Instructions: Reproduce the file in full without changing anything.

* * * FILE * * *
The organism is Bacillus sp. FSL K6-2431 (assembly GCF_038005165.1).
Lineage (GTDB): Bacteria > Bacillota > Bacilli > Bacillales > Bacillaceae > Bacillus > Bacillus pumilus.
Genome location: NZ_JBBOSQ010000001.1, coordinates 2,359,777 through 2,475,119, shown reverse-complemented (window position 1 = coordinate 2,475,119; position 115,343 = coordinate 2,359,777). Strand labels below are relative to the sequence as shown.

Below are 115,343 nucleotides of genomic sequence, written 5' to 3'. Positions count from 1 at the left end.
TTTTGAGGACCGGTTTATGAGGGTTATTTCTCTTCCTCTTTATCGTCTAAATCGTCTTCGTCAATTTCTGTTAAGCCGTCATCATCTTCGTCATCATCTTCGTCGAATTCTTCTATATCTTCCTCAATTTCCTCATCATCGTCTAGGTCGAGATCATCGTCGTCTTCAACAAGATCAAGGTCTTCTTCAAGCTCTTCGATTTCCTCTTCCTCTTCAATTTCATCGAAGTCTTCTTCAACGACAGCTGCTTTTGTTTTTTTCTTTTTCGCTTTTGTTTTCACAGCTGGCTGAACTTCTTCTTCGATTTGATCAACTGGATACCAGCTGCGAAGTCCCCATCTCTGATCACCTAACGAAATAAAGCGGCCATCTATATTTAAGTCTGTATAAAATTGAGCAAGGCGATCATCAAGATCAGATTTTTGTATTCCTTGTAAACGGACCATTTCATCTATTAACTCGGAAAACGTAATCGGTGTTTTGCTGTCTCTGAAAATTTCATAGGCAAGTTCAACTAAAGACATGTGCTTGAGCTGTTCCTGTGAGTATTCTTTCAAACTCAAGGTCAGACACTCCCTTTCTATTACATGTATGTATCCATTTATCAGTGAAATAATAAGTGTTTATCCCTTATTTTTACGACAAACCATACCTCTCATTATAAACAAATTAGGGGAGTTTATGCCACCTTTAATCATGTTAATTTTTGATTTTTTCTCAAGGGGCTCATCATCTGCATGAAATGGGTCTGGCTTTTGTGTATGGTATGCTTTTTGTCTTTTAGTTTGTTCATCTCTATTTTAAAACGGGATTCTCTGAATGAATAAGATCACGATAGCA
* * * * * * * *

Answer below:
The organism is Bacillus sp. FSL K6-2431 (assembly GCF_038005165.1).
Lineage (GTDB): Bacteria > Bacillota > Bacilli > Bacillales > Bacillaceae > Bacillus > Bacillus pumilus.
Genome location: NZ_JBBOSQ010000001.1, coordinates 2,359,777 through 2,475,119, shown reverse-complemented (window position 1 = coordinate 2,475,119; position 115,343 = coordinate 2,359,777). Strand labels below are relative to the sequence as shown.

Below are 115,343 nucleotides of genomic sequence, written 5' to 3'. Positions count from 1 at the left end.
TTTTGAGGACCGGTTTATGAGGGTTATTTCTCTTCCTCTTTATCGTCTAAATCGTCTTCGTCAATTTCTGTTAAGCCGTCATCATCTTCGTCATCATCTTCGTCGAATTCTTCTATATCTTCCTCAATTTCCTCATCATCGTCTAGGTCGAGATCATCGTCGTCTTCAACAAGATCAAGGTCTTCTTCAAGCTCTTCGATTTCCTCTTCCTCTTCAATTTCATCGAAGTCTTCTTCAACGACAGCTGCTTTTGTTTTTTTCTTTTTCGCTTTTGTTTTCACAGCTGGCTGAACTTCTTCTTCGATTTGATCAACTGGATACCAGCTGCGAAGTCCCCATCTCTGATCACCTAACGAAATAAAGCGGCCATCTATATTTAAGTCTGTATAAAATTGAGCAAGGCGATCATCAAGATCAGATTTTTGTATTCCTTGTAAACGGACCATTTCATCTATTAACTCGGAAAACGTAATCGGTGTTTTGCTGTCTCTGAAAATTTCATAGGCAAGTTCAACTAAAGACATGTGCTTGAGCTGTTCCTGTGAGTATTCTTTCAAACTCAAGGTCAGACACTCCCTTTCTATTACATGTATGTATCCATTTATCAGTGAAATAATAAGTGTTTATCCCTTATTTTTACGACAAACCATACCTCTCATTATAAACAAATTAGGGGAGTTTATGCCACCTTTAATCATGTTAATTTTTGATTTTTTCTCAAGGGGCTCATCATCTGCATGAAATGGGTCTGGCTTTTGTGTATGGTATGCTTTTTGTCTTTTAGTTTGTTCATCTCTATTTTAAAACGGGATTCTCTGAATGAATAAGATCACGATAGCA